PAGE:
When the Emperor Romulus Augustulus was deposed in 476 the Roman Empire ceased to exist. The dark ages descended upon Europe. Christian civilisation in the West collapsed. The second christening began about one hundred years later from an area that had itself been christened by Roman missionaries but had geographically never been part of the Empire because it was situated across the sea, even more to the west than the Western outskirts of the Empire had been. From here the Saints Columba and Aidan and other holy men travelled east to bring the ancient heritage back to the lands where they had originally come from.
History never repeats itself, and yet similarities are often so striking that in a way there is nothing new under the sun. In the 17th and 18th centuries North America was colonised by freedom loving people who brought the political institutions and traditions from Europe to a new continent across the sea. Many of them had left Europe because they wanted the freedom to live according to their own conscience instead of the conscience of the centralist absolutist rulers of the new age that was sweeping across Europe from the 16th century onwards. Their traditions were rooted in the decentralised traditions of the late Middle Ages and the Aristotelian philosophy of Saint Thomas Aquinas. Europe’s Middle Ages had been characterised by an absence of central power, while man was bound to multiple legal systems: the legal order of his city, that of the land, that of his guild, that of the church. There was not one monopolistic ruler, as in China or in the Muslim world, but many, which guaranteed greater freedom for the individual. The philosophy of Aquinas, moreover, was centered on the individual. God had called man to be free from sin, but in order to be free from sin he had to be virtuous, and in order for virtue to have any value it had to be voluntary, implying that the virtuous man had to be free in every aspect of his life including, as Aquinas’ followers later pointed out, his economic activities.
Hence the paradox came about that the civil society developing in the new continent was in a sense older than the new Modern Age of the absolutist monarchs governing Europe. When the Americans rebelled in 1776 they rebelled against absolutism in order to keep their old freedoms. Theirs was a conservative revolution. Europe had its own series of revolutions from 1789 onwards, but these were revolutions of a different sort. They toppled the ruling absolutists to replace them by absolutists of an even extremer form: totalitarians. These were not satisfied with controlling their subjects’ political and economic lives but also wished to control their minds and souls, i.e. to become their god.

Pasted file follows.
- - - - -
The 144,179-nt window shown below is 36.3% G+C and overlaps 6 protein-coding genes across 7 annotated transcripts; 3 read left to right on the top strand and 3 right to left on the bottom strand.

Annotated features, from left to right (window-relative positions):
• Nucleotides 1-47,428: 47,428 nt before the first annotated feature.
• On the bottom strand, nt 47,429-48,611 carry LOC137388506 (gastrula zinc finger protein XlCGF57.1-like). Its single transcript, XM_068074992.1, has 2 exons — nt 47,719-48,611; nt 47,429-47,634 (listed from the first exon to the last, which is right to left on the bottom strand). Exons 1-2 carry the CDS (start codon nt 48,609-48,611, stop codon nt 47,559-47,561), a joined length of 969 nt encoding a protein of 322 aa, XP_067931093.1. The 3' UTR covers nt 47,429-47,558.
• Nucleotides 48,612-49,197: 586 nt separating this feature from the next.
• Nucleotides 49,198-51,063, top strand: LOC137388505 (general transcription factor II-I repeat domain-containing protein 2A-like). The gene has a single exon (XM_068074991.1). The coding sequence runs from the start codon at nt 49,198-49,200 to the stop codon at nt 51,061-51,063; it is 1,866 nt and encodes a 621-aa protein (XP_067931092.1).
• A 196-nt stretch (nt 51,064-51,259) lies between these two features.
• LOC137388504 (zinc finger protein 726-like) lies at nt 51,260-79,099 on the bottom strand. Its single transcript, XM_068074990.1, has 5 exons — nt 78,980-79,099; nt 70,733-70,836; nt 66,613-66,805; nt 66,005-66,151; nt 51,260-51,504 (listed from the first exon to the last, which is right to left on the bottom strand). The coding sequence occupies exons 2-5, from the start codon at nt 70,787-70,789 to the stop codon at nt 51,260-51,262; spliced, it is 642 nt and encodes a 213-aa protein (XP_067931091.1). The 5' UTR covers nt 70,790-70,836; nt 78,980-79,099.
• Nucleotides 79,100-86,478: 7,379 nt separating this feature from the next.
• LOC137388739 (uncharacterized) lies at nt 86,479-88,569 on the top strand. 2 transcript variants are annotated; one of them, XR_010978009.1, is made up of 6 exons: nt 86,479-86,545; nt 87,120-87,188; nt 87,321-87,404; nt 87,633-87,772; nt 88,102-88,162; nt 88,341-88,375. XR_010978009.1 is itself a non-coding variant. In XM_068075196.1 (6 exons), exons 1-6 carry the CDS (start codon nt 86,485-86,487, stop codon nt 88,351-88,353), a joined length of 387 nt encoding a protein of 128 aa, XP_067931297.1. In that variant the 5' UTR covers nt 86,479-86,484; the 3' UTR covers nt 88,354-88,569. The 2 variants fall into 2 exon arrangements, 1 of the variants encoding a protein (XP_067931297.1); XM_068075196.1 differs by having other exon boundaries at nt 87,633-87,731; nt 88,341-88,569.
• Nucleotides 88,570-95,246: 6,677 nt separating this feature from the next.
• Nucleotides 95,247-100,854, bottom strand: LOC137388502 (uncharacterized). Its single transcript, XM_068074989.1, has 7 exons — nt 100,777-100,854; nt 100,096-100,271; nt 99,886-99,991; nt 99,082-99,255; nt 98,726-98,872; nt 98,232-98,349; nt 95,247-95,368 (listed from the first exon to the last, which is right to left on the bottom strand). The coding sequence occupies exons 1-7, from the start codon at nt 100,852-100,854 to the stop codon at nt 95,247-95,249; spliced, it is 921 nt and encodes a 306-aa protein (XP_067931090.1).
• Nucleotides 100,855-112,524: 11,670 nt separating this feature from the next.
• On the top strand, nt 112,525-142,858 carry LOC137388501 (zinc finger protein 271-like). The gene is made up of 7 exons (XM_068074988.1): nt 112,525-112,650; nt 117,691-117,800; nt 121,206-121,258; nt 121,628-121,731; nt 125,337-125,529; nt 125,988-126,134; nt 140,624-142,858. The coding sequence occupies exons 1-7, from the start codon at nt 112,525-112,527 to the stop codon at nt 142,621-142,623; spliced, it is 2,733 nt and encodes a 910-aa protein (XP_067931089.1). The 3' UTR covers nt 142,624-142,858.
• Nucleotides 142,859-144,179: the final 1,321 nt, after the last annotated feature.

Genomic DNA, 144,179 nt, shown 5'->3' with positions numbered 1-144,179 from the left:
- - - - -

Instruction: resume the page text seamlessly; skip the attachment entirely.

The different historical evolution of Americans and Europeans has greatly influenced them. American society is a society whose culture and view of mankind resembles that of the old mediaeval Europe from which it organically evolved. It puts man before the state because it accepts that man should come to God as a free being. Europe, having lived through the perversions of the Modern Age, has absorbed much of the absolutist and totalitarian spirit. Though the state was rendered democratic in the second half of the 20th century – an event, moreover, that would not have been possible without American assistance – it has in fact developed into a totalitarian democracy. Europeans still tend to put the state before man, still see the government as a god (a benefactor who feeds and supports his people), while the real God – He who wants people to come to Him freely because otherwise their “choice” for Him is no choice at all – has almost totally disappeared from present-day European society.